Time seems to travel at light-speed when you have kids. They need the help of their parents less and less, and that newfound independence can be beneficial for mental and physical growth. Parents want their children to be able to play in the yard without supervision or walk down the street alone when they reach a certain maturity level. However, they want to feel confident that their kids are safe when doing so.
One of the most important jobs a parent has is to protect his or her children. Teaching important safety guidelines is one way to help children remain safe when a parent or guardian is not present. The following are six important safety rules to teach your kids.
- Getting Lost
Your children’s independence can lead them to getting lost — whether at the grocery store, at the park or somewhere else. You can prevent your kids from panicking, and possibly falling into deeper trouble, by teaching them what to do when they become lost.
Teach children to stay in the exact place they are when they notice they’ve become lost. Then, tell them to begin loudly calling your real name or the name of the guardian they were with (not just mommy or daddy). This safety measure can be practiced at home numerous times before it is ever needed.
- Contact Information
Knowing contact information is another important safety measure for whenever a child feels lost or unsafe. Any child who is allowed to walk down the street alone should know his or her first and last name, parent or guardian’s first and last name, and at least one important phone number.
- How to Handle Strangers
“Stranger danger” is a common phrase used among parents and in schools. However, this phrase implies that children should never, ever talk to strangers. This can put children in difficult circumstances. It is better to teach children the warning signs and unsafe situations that may be present when dealing with certain strangers.
Teach your children about the behaviors of dangerous people, such as an adult offering toys or candy or asking for assistance. Your child should know not to leave a public area with a stranger or enter a stranger’s vehicle.
It’s not uncommon for children to need help from strangers. For instance, your child may need help from an adult if an accident happens when playing with friends. Teach your children to know where to find helpful people, such as teachers, police officers, or even other moms or dads with kids.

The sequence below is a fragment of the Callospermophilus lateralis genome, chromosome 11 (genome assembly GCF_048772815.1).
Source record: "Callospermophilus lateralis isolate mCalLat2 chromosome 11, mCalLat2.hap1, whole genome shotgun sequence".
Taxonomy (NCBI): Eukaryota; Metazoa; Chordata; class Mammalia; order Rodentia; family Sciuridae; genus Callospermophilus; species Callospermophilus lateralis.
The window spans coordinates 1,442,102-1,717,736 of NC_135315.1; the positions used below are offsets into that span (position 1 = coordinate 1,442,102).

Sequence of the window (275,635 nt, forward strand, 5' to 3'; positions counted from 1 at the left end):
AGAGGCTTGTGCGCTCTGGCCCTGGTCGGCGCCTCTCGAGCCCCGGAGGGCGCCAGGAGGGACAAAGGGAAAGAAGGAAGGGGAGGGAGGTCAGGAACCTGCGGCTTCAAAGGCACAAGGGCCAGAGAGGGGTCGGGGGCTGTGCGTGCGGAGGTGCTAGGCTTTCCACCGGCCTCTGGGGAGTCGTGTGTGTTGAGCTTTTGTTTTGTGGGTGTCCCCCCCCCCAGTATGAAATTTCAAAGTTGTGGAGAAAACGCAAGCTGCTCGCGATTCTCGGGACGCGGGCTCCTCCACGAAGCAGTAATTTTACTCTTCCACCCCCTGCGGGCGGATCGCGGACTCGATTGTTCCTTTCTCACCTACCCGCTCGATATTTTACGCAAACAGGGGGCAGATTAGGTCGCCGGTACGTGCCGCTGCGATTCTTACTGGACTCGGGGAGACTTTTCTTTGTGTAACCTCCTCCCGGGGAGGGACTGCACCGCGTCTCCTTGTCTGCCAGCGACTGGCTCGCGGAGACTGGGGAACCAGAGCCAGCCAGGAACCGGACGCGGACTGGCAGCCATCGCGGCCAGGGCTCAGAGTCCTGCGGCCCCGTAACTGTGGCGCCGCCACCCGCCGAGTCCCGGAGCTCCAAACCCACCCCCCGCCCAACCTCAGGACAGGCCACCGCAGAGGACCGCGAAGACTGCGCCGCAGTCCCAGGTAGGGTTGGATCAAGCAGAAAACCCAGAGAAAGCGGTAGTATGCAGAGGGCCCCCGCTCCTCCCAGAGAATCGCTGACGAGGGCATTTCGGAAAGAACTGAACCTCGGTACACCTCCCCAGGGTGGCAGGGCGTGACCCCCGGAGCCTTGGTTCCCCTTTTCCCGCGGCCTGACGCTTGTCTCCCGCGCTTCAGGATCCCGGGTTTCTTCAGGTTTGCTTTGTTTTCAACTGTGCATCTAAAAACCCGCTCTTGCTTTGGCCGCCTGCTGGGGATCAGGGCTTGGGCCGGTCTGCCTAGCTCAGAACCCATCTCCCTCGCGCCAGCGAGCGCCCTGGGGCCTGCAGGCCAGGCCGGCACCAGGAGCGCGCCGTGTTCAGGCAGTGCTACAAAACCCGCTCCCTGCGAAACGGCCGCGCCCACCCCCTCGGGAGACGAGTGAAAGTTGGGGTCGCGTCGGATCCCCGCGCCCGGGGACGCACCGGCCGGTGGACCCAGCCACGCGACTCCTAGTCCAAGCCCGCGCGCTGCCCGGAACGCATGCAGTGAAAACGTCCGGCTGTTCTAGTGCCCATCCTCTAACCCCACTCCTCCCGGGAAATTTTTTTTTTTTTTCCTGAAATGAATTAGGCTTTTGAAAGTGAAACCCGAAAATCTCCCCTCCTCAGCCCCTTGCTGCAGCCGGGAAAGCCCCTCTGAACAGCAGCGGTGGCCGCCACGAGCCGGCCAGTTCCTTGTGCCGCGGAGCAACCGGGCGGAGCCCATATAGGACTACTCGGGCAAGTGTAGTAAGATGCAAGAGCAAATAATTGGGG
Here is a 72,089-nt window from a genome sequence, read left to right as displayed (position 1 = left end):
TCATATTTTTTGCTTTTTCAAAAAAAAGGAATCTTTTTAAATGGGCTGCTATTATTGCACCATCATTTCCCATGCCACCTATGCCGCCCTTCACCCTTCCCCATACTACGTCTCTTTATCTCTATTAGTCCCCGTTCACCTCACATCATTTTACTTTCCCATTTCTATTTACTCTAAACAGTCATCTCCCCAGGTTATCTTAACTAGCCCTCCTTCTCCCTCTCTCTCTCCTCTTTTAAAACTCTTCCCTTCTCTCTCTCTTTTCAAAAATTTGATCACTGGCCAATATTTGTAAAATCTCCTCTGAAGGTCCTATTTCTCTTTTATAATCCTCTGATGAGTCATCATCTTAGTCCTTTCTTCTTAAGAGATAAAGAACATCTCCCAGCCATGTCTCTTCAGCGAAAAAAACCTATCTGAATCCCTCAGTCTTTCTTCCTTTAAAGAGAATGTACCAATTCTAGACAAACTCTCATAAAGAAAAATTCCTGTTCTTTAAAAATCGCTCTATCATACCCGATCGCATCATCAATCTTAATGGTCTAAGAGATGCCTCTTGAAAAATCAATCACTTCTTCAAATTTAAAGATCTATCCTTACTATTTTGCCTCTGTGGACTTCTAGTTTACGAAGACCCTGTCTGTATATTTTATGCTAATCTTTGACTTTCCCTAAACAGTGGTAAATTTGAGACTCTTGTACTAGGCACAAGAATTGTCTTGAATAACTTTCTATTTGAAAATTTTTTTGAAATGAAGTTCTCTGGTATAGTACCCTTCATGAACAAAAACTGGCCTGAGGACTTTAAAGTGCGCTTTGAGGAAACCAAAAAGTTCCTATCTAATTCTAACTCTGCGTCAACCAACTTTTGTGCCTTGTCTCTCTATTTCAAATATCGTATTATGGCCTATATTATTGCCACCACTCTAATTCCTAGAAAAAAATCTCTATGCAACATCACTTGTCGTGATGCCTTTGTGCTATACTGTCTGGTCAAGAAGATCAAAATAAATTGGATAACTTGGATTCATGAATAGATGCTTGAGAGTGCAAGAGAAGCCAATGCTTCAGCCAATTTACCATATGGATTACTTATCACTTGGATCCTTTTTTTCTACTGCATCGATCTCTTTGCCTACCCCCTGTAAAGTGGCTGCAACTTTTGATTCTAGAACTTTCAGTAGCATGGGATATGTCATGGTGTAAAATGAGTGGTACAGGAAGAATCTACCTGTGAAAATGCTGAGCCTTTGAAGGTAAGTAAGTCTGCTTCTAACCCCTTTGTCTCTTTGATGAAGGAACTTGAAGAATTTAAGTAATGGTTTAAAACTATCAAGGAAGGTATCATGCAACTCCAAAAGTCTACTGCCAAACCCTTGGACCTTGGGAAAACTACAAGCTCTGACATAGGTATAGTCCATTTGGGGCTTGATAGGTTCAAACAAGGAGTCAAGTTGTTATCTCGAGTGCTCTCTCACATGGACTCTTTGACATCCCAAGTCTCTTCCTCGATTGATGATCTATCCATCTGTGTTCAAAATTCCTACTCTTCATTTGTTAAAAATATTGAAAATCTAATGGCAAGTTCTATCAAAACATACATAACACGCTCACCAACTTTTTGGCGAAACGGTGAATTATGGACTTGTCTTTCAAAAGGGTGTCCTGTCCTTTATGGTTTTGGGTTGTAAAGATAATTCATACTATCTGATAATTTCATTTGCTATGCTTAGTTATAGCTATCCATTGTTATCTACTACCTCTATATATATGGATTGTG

- Body Safety
Your kids’ independence means they can make many decisions for themselves. It is your youngsters’ choice if they want to hold hands with someone, accept a kiss or give a hug. Teach your kids that they always have the power to say no, and they don’t need to provide a reason when doing so.
- Street Safety
Some of your best childhood memories may involve playing outside with friends in your neighborhood. Someone probably yelled “car” when a vehicle was coming, and you all rushed away from the road.
Street and vehicle safety is something you learned, and your children need to learn. Teach your kids to walk on the sidewalk whenever possible and look left, right then left again when crossing the street. Tell them to always be aware of vehicles backing out of driveways or parking spaces.
Parenting experts suggest teaching your children how to unbuckle their car seats. Kids as young as 2 or 3 years old can learn how to remove themselves from the car seat and honk the horn of the vehicle if they are stuck inside. Bigger kids can learn how to unbuckle their siblings and safely exit the vehicle to seek help.
- No Secrets
Communication is key to excellent parenting. Teach your children they can always be honest with you — even when they’ve done something wrong. Explain to them that a friend or family member should never ask them to keep a secret from you.
Your child’s independence requires mutual trust. You must trust that you’ve taught your children well, and they will practice what you’ve taught them. Watching your children grow and explore the world around them is one of the most rewarding parts of parenting.
Author bio: Kids Car Donations is a national organization that accepts vehicle donations to better the lives of children. The organization partners with a number of well-known nonprofits serving children and teens who are confronted with physical, mental and emotional challenges to provide the care they need.